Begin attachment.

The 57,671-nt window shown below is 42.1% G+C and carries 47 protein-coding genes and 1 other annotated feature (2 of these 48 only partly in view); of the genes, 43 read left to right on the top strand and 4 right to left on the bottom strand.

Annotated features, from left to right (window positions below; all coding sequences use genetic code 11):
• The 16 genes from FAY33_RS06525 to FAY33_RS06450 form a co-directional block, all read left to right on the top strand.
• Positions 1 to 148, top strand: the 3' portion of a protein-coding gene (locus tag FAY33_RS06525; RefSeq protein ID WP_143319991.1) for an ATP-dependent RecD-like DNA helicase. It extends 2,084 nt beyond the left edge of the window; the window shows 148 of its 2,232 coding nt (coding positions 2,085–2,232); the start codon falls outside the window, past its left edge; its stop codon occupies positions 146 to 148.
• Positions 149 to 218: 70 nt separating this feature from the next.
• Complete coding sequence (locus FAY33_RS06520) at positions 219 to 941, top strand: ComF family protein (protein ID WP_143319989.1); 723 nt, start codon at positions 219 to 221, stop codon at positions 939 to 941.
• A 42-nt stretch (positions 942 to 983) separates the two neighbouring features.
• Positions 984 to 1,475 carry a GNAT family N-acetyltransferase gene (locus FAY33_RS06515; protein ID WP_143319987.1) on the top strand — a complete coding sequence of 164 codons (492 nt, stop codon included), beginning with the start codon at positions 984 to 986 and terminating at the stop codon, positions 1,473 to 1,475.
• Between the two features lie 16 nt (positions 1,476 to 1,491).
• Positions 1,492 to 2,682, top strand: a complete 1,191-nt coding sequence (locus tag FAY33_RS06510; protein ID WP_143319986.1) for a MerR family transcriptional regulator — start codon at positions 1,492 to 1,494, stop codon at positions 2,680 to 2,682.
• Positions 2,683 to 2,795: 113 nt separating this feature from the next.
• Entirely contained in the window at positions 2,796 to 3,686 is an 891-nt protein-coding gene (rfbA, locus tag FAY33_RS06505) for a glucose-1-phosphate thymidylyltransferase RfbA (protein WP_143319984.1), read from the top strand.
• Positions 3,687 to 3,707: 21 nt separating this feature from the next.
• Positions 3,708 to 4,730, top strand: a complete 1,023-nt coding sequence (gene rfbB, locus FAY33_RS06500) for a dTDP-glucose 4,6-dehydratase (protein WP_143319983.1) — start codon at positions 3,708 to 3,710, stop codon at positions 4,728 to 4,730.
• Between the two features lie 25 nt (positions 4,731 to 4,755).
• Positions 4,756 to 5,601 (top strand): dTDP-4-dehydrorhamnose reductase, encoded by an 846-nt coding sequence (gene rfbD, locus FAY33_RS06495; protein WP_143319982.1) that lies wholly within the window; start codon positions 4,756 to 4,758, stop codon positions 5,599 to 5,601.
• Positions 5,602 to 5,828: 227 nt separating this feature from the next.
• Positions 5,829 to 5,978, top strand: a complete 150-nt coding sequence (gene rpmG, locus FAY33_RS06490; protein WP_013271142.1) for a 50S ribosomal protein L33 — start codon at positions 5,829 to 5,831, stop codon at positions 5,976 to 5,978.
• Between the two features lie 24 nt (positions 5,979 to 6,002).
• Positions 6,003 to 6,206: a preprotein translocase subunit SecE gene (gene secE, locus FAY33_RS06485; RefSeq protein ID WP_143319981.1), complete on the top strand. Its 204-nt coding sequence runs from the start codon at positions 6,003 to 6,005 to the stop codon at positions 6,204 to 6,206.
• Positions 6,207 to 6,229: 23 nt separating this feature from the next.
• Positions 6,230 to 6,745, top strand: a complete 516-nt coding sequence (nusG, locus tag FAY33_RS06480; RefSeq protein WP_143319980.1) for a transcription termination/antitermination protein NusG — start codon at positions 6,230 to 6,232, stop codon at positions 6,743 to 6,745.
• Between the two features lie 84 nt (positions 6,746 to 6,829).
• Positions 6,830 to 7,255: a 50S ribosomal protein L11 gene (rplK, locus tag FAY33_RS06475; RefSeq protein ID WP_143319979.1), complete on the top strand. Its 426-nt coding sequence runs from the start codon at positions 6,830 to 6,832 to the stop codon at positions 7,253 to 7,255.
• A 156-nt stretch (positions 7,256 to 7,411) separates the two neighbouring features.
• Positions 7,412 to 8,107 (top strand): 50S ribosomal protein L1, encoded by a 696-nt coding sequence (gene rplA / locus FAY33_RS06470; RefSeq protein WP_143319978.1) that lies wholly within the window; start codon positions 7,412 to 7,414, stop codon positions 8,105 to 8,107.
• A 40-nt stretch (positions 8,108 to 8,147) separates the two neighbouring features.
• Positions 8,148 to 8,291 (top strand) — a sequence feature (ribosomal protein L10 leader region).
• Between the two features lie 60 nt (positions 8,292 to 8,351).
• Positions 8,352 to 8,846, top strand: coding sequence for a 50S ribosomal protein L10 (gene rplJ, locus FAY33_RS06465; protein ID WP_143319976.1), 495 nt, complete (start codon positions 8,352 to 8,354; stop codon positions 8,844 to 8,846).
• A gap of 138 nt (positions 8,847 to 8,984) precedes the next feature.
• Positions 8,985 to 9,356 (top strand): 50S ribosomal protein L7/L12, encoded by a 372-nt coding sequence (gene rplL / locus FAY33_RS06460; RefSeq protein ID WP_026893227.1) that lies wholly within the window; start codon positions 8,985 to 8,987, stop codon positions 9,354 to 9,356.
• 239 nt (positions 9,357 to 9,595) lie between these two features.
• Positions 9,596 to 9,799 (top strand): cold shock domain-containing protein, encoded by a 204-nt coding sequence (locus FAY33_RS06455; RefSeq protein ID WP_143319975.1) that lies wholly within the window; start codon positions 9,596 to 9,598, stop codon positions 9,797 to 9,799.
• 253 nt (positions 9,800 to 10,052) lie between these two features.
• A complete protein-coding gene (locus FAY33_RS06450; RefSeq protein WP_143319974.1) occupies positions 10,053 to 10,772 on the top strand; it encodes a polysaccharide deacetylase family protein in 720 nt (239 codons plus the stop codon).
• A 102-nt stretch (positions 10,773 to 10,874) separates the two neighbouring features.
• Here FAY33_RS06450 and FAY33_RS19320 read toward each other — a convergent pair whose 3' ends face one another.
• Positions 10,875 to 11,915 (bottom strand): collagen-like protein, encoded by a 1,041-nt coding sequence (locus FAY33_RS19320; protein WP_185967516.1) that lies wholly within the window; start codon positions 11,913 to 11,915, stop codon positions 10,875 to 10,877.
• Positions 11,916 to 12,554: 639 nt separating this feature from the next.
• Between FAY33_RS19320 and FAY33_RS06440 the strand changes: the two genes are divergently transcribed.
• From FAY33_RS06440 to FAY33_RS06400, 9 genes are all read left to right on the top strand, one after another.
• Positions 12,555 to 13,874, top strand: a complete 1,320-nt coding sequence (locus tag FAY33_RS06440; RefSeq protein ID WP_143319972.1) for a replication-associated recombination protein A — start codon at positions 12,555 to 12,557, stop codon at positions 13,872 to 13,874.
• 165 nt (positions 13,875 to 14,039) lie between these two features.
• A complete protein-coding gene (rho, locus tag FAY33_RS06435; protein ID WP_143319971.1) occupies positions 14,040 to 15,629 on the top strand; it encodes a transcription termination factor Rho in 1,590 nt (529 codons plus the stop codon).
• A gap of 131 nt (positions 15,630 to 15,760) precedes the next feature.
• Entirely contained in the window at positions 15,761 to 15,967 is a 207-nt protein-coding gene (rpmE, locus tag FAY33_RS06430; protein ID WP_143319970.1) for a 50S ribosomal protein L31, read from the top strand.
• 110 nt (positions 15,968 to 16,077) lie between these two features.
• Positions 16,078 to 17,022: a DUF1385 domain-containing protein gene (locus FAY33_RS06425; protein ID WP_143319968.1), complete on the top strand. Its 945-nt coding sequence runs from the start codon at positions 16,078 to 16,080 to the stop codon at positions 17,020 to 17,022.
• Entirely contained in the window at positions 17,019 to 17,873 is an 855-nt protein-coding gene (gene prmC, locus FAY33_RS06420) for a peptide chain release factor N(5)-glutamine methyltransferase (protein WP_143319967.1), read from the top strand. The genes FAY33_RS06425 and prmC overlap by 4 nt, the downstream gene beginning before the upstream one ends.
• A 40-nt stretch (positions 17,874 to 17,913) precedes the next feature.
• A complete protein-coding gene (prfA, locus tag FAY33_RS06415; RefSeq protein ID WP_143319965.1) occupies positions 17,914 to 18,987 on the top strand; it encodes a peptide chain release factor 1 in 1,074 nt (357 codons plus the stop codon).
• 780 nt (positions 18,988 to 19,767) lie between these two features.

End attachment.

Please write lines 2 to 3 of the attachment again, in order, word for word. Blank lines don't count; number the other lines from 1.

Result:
Annotated features, from left to right (window positions below; all coding sequences use genetic code 11):
• The 16 genes from FAY33_RS06525 to FAY33_RS06450 form a co-directional block, all read left to right on the top strand.